So far you have inserted and named some HTML elements, but they are generic, that is, they do not contain any specific properties. AppComposer's HTML actors include properties that correspond to any option you can configure within the matching HTML tags. For instance, an HTML document might contain a title or a background color, and a text element needs some actual content within the text tags. You need to edit these actors so they output more than just generic, empty HTML tags.

To edit actor properties:

  1. Select HelloDocument in the outline.
  2. Look in the Details pane in the upper right corner of your window.You may need to resize or scroll the pane to see all of the fields for HelloDocument.

  3. Give the document a title.
    Enter hello in the Title field.
  4. Enter a comment.
    Comments don't have any functionality in terms of what the capsule does, but they become very important in large projects or ones you have not looked at for a while. This is your chance to note important features of an actor, what its purpose in the project is, or anything else you may want to know later.
  5. Select GreetingText in the outline.
  6. Look in the Details pane for GreetingText.
  7. Enter Hello, World! in the Text field.

    This sets "Hello, World!" as the content within the HTML tags. This content is what the user actually sees.
  8. Save your capsule.

Now your capsule contains some actors that hold content for an HTML document. But so far the servlet has no behaviors to associate with this content. It needs to be able to respond to a browser that requests this document, and to be able to send the content out to the browser. To do this, you need to give HelloDocument a behavior.

Adding a behavior to an actor

AppComposer includes several different kinds of behaviors. You can also create new behaviors, edit existing ones, and combine behaviors together into groups. You can then save, rename and reuse common behaviors or actors as often as you wish. AppComposer calls behaviors and actors that you create and save Saved Groups. AppComposer makes these behaviors available from the Insert -> Saved Group menu on the tool bar, or from the Palette in the Saved Groups menu..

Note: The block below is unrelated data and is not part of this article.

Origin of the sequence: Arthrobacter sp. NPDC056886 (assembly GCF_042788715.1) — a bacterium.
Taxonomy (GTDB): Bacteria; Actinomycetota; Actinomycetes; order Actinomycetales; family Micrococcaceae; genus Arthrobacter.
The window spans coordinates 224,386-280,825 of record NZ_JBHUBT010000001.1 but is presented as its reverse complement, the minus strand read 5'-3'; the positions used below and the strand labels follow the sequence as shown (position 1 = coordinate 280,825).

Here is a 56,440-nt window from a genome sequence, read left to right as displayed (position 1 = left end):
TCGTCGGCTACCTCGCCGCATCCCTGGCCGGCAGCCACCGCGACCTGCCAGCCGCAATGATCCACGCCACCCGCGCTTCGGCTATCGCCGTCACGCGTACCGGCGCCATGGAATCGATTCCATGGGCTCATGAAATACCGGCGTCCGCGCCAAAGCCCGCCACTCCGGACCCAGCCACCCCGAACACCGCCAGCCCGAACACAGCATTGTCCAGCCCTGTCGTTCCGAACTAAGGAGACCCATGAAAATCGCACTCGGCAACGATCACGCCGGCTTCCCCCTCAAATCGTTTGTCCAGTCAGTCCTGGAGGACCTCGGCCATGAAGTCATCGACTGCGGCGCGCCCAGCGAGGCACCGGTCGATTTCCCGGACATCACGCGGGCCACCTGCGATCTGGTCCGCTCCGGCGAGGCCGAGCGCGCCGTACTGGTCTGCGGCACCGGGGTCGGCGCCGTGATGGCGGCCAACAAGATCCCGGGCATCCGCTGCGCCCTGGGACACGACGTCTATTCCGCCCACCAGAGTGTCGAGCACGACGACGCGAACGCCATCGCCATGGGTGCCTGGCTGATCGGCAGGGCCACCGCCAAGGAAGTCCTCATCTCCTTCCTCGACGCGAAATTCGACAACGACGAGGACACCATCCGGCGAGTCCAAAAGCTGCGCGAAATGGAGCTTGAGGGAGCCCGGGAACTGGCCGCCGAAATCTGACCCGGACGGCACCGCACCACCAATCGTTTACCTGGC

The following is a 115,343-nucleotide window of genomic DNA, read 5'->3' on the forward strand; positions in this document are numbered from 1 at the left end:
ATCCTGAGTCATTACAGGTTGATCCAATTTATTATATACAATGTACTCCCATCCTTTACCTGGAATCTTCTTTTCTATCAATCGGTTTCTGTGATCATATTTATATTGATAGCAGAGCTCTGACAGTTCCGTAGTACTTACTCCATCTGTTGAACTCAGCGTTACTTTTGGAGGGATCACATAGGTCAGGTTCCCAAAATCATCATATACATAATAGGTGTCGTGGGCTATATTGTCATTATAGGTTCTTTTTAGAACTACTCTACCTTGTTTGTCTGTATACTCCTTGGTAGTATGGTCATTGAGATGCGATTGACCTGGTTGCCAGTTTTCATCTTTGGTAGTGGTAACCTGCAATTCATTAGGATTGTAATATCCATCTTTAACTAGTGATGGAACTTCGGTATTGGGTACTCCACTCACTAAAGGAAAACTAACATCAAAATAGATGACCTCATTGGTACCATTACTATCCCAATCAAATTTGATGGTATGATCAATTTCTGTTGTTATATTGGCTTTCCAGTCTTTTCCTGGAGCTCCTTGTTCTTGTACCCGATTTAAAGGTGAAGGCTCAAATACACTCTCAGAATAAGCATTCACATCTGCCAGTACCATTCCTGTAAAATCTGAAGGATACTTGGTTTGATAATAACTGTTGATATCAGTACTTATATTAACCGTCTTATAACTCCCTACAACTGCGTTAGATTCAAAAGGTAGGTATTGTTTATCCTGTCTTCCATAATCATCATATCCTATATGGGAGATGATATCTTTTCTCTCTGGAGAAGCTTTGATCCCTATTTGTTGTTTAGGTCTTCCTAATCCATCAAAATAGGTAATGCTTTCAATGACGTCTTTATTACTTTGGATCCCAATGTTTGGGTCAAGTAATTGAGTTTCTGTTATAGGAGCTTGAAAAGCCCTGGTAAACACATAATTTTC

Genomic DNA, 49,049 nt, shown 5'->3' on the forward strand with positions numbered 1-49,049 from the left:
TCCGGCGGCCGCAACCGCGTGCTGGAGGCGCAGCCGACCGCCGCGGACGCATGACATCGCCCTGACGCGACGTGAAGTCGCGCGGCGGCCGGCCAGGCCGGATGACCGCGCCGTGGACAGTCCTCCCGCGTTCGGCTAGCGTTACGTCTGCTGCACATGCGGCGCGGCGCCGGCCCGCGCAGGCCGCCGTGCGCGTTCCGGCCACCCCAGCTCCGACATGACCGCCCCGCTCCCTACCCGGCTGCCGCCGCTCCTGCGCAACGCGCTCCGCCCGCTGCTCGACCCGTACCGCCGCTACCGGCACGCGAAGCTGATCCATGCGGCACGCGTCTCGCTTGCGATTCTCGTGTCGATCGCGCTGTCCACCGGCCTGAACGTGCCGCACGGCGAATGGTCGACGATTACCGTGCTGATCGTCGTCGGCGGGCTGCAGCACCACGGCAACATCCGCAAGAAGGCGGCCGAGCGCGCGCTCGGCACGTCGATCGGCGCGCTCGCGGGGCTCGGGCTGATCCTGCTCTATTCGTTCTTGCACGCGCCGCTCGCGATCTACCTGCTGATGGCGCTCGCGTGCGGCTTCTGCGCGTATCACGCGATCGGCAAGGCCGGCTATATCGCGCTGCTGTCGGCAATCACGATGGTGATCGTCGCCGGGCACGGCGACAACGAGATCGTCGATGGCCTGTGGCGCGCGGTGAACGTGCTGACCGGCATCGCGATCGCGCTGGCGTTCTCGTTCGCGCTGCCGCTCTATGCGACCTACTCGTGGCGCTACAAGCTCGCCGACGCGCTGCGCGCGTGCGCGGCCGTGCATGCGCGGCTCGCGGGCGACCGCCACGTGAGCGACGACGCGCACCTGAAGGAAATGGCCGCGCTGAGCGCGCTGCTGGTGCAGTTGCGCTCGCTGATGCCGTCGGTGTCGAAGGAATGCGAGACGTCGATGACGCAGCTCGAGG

AppComposer provides a predefined saved group that is useful for this servlet. It instructs its actor to accept GET requests from a browser, and return output to it. This behavior is called ServletGet.

To add a ServletGet behavior:

  1. Select HelloDocument in the outline.
    You want HelloDocument to be able to output itself to a browser, so have it selected as you insert the behavior. This makes the behavior a child of HelloDocument.
  2. Insert -> Saved Group -> ServletGet
    AppComposer inserts ServletGet as a child of HelloDocument.
  3. Save your capsule.
  4. Click on ServletGet's outline marker to see what ServletGet contains.

ServletGet is an action group behavior. You can see that by its icon and because it has two behaviors as its children. Like actors, each behavior has an editor so you can define or modify it. AppComposer also provides tools in the outline editor so that you can see what triggers behaviors, and what they in turn affect. These tools give you a better idea of how this action group works.

By following the blue arrows, you can see that the servlet capsule activates ServletGet. In turn, ServletGet activates both of its child actions. Look at the details of the child actions to get a better idea of what each does.

  1. Select setContent in the outline.
  2. The fields in the Details pane show you a little bit about this behavior:

Select sendDocument in the outline and look at its details.

The sendDocument behavior also activates when its parent behavior, ServletGet, activates. Instead of sending a message to the servlet capsule, sendDocument sends a message to its actor. If you look at the capsule outline, you can see that sendDocument belongs to the actor HelloDocument. So this behavior uses Java methods to tell HelloDocument to send its output.

Together, the actions that make up ServletGet respond to a GET request from a browser by sending the HTML content you created.

You can try this for yourself.

To test your servlet output:

    Make sure you have set up the debugging web server.
  1. Open a browser and go to the http://localhost/ site.
    If you located your web server at a different port, be sure to include that in the URL.
  2. Click on the link that says hello.
    You should see a page that looks like this:

The result of the servlet capsule you created may seem humble, but you can build upon the ideas you used to create this to make servlets of far greater complexity and utility.

In the next lesson you will add some interaction with a user. Instead of static output like the Hello, world! example, you will modify the servlet capsule so that it asks for the user's name, and uses it to greet them.